What Gael Did Next – Ulteo Online Desktop

Gael Duval is the creator of Mandrake Linux (now Mandriva, since the merger with Connectiva Linux). Gael left Mandriva in March 2006 and went on to start a new project called Ulteo. Mandrake was the first distro I persuaded to install and was, for some time, my alternate work PC. Interestingly, he was fairly quiet on the whole Ulteo project for some time – I guess he wanted to concentrate on setting it up and getting it working before talking about it. So what’s it all about?

I am going to assume that everyone who reads this blog is savvy enough to know about Google apps and to have, at least, tried them out for at least a few minutes. This is similar but bigger. Ulteo is an entire desktop available via your internet browser. It’s based on Ubuntu and gives you everything you need to be fairly productive as long as you have access to an internet connected PC. In the spirit of Linux, you can create an account and use it for no cost. So what does it look like? It looks like this:

Basic Desktop (click for bigger)

As you can see from the desktop, the whole thing is designed to help you be productive from the beginning – you have a shortcut to Konversation (for instant messaging), Thunderbird (for email), Firefox (for internet browsing) and to 3 of the most used OpenOffice.org programs. Ulteo saves your settings so that, no matter where you log on, your desktop will be as you left it. You are also given 1Gb of storage space, so if you absolutely need to work on a document you can. Duval has also come up with a great idea for printing: when you hit print a pdf copy of your document is created allowing you to send it to a print enabled machine, to a colleague or to a USB key.

The product is dependent on the PC having Sun Java installed, other versions will produce errors and problems. Usage speed also seems to be dependent on your connection speed, as with any remote desktop. I will admit that I haven’t played with it that much, so this review is a bit limited. That said, if you are away from your home machine, your office machine or even your home country, you can be working fairly quickly whether you carry a laptop or not.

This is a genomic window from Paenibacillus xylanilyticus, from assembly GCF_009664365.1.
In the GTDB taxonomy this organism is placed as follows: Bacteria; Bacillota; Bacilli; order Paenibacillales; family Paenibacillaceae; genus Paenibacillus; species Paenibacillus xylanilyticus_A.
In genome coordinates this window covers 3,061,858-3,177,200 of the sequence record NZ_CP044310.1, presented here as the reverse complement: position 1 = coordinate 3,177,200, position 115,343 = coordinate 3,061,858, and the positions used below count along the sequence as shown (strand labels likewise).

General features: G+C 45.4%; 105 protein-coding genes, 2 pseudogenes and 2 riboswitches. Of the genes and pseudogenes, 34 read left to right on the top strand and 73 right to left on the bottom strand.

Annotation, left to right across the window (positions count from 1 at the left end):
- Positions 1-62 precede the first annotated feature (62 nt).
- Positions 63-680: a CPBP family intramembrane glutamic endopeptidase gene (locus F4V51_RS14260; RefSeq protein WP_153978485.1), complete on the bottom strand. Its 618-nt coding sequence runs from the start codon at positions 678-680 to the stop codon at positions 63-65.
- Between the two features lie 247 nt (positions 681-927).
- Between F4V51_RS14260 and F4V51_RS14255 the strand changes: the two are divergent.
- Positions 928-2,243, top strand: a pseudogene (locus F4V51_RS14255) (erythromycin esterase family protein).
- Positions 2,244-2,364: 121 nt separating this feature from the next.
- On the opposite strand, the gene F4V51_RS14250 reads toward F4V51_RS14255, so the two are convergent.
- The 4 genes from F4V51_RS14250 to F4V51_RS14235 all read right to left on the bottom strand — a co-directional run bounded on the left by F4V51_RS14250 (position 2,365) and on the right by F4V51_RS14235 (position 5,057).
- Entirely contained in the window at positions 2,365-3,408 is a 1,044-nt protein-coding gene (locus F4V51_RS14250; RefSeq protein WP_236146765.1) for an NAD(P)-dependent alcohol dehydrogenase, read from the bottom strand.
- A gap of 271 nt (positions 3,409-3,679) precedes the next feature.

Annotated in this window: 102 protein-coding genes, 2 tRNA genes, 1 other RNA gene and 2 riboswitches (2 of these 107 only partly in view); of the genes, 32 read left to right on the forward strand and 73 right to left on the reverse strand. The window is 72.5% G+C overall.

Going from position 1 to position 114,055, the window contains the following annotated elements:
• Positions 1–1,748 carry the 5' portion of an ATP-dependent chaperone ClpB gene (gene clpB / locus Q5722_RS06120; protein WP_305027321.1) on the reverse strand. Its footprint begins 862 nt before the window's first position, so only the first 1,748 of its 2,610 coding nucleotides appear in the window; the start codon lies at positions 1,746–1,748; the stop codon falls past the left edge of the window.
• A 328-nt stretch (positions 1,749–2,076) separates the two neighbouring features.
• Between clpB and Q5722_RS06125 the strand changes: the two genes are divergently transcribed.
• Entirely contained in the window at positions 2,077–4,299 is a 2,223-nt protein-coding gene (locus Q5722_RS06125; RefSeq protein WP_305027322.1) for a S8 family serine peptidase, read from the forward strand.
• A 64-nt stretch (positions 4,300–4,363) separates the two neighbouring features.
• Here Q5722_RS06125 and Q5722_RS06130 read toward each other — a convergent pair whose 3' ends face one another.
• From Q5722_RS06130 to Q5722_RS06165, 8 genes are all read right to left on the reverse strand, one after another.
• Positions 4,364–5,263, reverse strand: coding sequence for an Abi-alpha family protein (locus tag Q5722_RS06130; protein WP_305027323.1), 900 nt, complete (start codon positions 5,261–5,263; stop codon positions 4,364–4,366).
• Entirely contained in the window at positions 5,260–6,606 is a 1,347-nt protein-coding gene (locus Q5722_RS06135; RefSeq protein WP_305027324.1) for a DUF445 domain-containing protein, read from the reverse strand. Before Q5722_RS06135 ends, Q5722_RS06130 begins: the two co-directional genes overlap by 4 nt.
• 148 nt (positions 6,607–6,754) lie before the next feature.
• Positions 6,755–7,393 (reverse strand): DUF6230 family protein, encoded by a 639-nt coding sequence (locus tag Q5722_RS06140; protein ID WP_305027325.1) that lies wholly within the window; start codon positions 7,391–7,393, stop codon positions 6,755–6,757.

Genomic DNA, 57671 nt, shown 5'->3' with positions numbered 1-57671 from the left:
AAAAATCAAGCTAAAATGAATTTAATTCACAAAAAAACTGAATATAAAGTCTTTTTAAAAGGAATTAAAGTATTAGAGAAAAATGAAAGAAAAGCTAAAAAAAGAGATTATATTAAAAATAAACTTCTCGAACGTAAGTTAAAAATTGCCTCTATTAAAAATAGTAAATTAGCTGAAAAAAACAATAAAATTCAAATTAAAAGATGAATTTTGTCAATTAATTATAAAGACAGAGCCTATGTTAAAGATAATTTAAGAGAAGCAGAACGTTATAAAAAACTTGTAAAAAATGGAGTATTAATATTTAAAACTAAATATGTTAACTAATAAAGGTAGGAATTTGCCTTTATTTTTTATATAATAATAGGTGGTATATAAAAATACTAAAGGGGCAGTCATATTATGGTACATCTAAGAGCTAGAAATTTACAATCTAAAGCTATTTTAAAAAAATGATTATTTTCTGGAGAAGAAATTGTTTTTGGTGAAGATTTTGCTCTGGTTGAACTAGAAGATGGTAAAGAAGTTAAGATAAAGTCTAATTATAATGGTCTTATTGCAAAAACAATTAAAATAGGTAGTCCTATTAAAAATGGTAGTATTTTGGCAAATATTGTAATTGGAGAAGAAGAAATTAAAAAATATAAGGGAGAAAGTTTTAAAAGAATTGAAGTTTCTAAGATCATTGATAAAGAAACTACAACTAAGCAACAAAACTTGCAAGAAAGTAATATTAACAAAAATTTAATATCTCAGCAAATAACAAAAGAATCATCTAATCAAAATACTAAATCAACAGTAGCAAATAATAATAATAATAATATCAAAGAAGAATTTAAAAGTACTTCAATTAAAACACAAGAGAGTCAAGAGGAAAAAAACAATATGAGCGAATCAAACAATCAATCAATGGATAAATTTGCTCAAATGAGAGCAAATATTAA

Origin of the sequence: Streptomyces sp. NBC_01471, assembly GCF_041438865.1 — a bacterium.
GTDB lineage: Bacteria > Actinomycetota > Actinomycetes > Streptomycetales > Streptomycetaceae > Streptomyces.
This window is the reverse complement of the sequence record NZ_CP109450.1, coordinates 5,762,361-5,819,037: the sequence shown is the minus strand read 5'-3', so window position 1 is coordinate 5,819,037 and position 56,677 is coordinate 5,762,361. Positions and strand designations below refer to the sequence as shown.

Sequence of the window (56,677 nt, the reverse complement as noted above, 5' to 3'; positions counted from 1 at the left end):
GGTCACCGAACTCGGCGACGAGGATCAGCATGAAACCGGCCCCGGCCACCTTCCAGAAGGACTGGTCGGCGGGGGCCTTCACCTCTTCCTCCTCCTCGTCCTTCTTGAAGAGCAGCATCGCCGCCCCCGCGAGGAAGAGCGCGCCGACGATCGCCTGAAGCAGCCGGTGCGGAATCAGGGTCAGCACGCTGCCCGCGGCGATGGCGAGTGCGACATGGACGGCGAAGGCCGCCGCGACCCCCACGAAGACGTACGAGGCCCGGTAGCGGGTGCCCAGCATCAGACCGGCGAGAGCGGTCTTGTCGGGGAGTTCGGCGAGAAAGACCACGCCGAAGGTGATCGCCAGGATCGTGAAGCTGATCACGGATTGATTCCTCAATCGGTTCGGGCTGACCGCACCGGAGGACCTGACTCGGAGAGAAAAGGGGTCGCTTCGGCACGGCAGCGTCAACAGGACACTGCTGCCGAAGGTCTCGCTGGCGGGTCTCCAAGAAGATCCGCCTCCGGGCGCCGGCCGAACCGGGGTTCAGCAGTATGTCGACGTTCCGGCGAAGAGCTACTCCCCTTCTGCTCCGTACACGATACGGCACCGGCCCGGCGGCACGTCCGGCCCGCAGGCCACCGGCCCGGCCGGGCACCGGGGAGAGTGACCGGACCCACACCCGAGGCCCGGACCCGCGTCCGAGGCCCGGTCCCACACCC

If you are interested, go to the Ulteo homepage and sign up and try it out. It’s still in it’s relatively early stages (the software included in the desktop is not current) but already you can see that you have much more than Google are offering.

More screenshots:

Office_OptionsGraphics AppsMultimedia AppsFirefox within Firefox!

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Posted on 22 March, 2008, in Computer Stuff, Distro Reviews, Open Source and tagged , , , , . Bookmark the permalink. 14 Comments.

  1. Interesting. Not too thrilled about it needing Sun Java installed. I’ve used Goowy.com’s web based OS. It’s an entire desktop written in Flash. Not bad, but I mostly carry a laptop around with me nowadays since I’m on call pretty much 24/7 for work, so no need to have a saved desktop out there on the interweb. πŸ˜‰

  2. wow, firefox within firefox. Woot. πŸ™‚

    titanium’s last blog post..get your bookmarks anywhere

  3. OH! Groovy- my last blog post underneath my comment. yay. Nice feature Ray!

    titanium’s last blog post..get your bookmarks anywhere

  4. ooh… comment spamming a bit here- sorry- maybe I should collect my thoughts before commenting. πŸ™‚

    Anyway, it seems pretty much un-usable for me at 1060kbps down and 130kbps up, which is definitely not dial-up. Then again, I’m in South America, so that might make a difference also.

    Looks like you can install it on your own server, so it could be something for people who have a lot of kiosks, perhaps.

    titanium’s last blog post..get your bookmarks anywhere

  5. I really have to wonder about the wisdom of having a web browser within an OS that is based on the browser. πŸ™‚